Although, this from Louise Upston (masquerading as Minister for Womens Affairs and taking money for same under false pretences), suggests that would be no excuse

            “Hon LOUISE UPSTON : The Prime Minister has taken responsibility for his actions and has apologised to the person concerned. I want to take this opportunity to highlight the fact that it is an issue, any time anyone, male or female, is subject to words, texts, messages, or touching that is unwelcomed, and that, absolutely, they should stand up, they should comment, and they should express that. Also, it is important for anyone who sees that or who is around that behaviour, whether it is in a workplace, a home, or in the community, to speak up.

  4. Sacha 4

    “Whatever the legal outcomes, Key is likely to be spending the next few months, or even years, cleaning up this mess. ”

    So long as the oppostion does not overplay it, yes.

  5. The Gormless Fool formerly known as Oleolebiscuitbarrel 5

    The police may find a prima facie case but decide it is not in the public interest to prosecute. I seem to recall some precedent.

  6. Rosie 6

    I’ve been questioning and speculating upon this topic half the afternoon so thank you for your helpful contribution Te Reo Putake. Starting to get a clearer picture of the legal implications now.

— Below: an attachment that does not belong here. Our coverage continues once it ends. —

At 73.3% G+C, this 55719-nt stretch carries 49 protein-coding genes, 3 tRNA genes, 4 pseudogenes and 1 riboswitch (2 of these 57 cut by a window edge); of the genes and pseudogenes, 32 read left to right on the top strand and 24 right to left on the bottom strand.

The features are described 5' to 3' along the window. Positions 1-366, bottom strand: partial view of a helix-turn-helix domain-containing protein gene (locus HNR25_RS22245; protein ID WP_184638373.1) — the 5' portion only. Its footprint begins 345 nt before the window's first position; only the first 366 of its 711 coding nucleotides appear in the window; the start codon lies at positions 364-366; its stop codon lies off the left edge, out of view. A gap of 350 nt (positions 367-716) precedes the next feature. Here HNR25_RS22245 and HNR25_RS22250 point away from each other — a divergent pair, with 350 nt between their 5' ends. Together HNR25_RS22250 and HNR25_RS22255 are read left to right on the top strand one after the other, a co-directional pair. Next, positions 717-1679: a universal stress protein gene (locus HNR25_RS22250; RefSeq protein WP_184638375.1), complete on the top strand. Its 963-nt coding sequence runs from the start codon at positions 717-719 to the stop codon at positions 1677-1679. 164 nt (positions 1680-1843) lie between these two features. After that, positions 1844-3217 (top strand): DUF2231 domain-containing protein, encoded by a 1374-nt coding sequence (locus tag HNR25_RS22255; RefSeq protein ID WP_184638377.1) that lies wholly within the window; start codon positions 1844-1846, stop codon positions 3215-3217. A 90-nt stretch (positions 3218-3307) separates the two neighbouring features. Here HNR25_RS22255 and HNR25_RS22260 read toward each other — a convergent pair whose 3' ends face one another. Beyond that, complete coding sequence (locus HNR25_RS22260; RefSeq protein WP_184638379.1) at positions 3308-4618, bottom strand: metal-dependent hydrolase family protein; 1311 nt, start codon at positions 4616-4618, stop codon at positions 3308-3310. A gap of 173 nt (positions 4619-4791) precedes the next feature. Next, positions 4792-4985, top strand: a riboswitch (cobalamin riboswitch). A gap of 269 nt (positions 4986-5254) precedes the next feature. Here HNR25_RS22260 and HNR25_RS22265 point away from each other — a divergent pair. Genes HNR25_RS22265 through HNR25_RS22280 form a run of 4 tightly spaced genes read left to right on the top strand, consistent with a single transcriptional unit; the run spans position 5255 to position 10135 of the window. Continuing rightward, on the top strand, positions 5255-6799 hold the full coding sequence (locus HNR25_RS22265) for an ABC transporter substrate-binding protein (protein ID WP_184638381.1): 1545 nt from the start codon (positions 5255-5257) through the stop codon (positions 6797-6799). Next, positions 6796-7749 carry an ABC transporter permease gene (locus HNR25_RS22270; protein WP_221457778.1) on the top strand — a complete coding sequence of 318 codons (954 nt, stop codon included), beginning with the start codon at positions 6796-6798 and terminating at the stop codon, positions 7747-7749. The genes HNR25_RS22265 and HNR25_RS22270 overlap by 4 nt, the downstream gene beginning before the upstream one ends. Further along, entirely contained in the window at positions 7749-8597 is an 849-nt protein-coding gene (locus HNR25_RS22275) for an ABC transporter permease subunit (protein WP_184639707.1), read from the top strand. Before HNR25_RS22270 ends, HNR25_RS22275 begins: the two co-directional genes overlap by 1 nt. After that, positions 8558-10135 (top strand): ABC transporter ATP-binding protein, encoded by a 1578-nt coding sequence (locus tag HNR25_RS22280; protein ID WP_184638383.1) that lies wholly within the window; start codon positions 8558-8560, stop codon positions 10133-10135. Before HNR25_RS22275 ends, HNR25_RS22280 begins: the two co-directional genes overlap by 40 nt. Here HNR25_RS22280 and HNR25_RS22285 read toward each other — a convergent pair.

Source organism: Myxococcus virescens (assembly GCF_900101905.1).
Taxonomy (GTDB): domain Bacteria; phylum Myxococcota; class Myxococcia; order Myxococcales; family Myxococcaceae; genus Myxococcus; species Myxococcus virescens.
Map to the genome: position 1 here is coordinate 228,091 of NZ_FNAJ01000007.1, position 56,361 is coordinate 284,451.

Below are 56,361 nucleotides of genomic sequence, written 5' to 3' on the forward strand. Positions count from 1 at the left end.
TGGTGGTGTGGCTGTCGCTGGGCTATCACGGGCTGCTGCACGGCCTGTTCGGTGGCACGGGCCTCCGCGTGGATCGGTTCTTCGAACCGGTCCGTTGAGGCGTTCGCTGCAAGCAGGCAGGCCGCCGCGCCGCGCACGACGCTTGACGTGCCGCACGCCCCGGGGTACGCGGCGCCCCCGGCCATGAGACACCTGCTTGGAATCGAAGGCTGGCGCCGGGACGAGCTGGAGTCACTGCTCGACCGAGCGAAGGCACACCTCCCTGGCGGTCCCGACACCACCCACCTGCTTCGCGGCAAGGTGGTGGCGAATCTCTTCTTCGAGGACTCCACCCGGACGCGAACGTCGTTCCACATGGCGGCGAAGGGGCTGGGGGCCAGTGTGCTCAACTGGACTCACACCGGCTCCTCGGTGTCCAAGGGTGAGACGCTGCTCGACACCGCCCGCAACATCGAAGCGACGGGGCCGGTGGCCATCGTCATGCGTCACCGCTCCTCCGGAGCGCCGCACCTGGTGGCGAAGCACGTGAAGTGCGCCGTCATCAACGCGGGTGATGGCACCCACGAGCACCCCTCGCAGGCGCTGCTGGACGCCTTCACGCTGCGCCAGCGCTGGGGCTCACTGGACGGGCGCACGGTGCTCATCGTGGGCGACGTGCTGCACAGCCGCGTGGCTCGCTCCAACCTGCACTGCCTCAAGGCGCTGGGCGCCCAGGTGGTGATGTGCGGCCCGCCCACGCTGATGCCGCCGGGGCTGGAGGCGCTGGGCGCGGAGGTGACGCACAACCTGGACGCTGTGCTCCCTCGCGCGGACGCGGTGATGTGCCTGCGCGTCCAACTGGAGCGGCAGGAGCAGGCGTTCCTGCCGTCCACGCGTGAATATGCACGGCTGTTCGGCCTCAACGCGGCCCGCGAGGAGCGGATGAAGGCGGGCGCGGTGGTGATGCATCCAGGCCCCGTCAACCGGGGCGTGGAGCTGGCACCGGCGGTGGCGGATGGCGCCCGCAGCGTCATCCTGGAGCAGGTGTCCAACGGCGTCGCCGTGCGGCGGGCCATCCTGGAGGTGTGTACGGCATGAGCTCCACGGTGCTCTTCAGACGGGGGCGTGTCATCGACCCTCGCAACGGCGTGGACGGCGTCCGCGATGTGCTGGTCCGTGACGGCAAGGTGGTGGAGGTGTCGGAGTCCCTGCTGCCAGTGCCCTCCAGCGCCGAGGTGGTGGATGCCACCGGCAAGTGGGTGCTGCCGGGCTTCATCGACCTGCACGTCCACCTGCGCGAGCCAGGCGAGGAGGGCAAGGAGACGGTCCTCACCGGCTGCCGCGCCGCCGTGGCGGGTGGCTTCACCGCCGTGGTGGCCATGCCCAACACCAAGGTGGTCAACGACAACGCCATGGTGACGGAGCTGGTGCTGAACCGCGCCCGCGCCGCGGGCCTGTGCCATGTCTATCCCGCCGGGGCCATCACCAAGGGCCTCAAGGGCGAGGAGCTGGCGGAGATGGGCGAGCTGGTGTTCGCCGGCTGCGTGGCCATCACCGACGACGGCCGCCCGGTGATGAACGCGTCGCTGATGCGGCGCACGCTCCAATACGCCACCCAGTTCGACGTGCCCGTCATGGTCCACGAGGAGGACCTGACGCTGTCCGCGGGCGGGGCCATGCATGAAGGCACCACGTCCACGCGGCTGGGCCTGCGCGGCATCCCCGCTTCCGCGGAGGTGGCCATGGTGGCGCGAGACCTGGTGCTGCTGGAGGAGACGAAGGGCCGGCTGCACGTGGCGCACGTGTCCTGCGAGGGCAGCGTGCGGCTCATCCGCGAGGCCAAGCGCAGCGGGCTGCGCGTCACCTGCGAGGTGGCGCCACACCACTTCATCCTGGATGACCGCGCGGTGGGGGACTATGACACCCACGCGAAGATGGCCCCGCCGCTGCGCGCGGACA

Thanks too for the evening earworm, and the memories. Joe strummer went too soon.

  7. linda 7

    can we crowd fund to make sure the moneys there to do key

    • Hanswurst 7.1

      Good idea. A fund could be established with the promise of assisting any court action against Key, and should none eventuate, that the funds would be channelled into producing an enormous statue of him, made entirely of pure lard, sporting a typically revolting grin and yanking on a couple of ponytails.

  8. rational thinker 8

    “This just in. National to amend section 62 of the human rights act under urgency. Amendment will be retrospective.

    • McFlock 8.1

      no conflict of interest, either. The amendment will be voted on in his role as prime minister, the harassment took place in his role as creepy fuckwit.

    • sckiwireddevil 8.2

      Have just read section 62, could you please tell me what amendment has been added/changed with urgency?. Is it to protect Donkey from any form of prosecution?

      • Lanthanide 8.2.1

        I think this is a joke.

      • Tracey 8.2.2

        I think it is a dual reference;
        1. to retrospective change to GCSB to make their illegal spying legal; and
        2. change to law to prevent care workers suing the government for discrimination (after they won that right in Court)

        “Prime Minister John Key has defended the urgent passing of controversial legislation which restricted who could be paid for caring for disabled family members, saying that the Government faced further legal action if the law was not changed.